Abstract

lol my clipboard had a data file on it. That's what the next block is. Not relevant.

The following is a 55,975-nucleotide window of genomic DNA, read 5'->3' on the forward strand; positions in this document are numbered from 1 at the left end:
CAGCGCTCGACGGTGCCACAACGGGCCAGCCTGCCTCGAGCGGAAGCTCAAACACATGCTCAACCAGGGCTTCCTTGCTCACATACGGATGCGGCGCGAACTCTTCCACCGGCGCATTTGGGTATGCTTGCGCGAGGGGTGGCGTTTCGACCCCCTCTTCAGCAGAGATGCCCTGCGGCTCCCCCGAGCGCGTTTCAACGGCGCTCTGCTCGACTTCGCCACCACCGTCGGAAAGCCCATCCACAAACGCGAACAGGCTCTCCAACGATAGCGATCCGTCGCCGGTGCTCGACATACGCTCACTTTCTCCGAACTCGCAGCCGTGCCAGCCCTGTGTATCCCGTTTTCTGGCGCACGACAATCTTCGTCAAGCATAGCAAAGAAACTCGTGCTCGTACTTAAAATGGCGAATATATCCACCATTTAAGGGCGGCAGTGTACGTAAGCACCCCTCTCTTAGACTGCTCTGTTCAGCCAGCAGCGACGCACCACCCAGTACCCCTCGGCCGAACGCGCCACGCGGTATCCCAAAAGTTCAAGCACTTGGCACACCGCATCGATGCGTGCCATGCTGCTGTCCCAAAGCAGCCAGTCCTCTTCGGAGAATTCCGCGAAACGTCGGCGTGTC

Four microearthquakes occurred within a dense network of seismic stations in southeastern New York on September 13, 1983. The events occurred during a 75-minute period, had duration magnitudes (mc) ranging from less than 0 to about 2 and were located at depths of about 9 to 10 km. A composite fault plane solution for the sequence indicates thrust or oblique thrust faulting on high-angle faults with northwest to north-northwest strikes. The direction of maximum compressive stress inferred from the P-axis is northeast to east-northeast. The composite solution for these events is similar to composite solutions of Pomeroy et al. (1976) and Seborowski et al. (1982) for microearthquakes located about 40 and 7 km, respectively, from the site of this sequence. The solution is at least locally inconsistent, however, with the proposal of Zoback and Zoback (1980) and Yang and Aggarwal (1981), that a distinct stress domain exists along the Atlantic coast with a west-northwest direction of maximum compressive stress. A re-examination of original data for one of the earthquakes on which Yang and Aggarwal (1981) base their interpretation, shows that a fault plane solution similar to the one for the recent sequence also fits the first motion data for that event. A hypothesis is proposed in which microseismicity in southeastern New York is the result of slip on northwesterly to north-northwesterly striking faults in response to a tectonic stress field characterized by a northeast to east-northeast direction of maximum compressive stress. Such a stress field is similar to that observed in northern and western New York.

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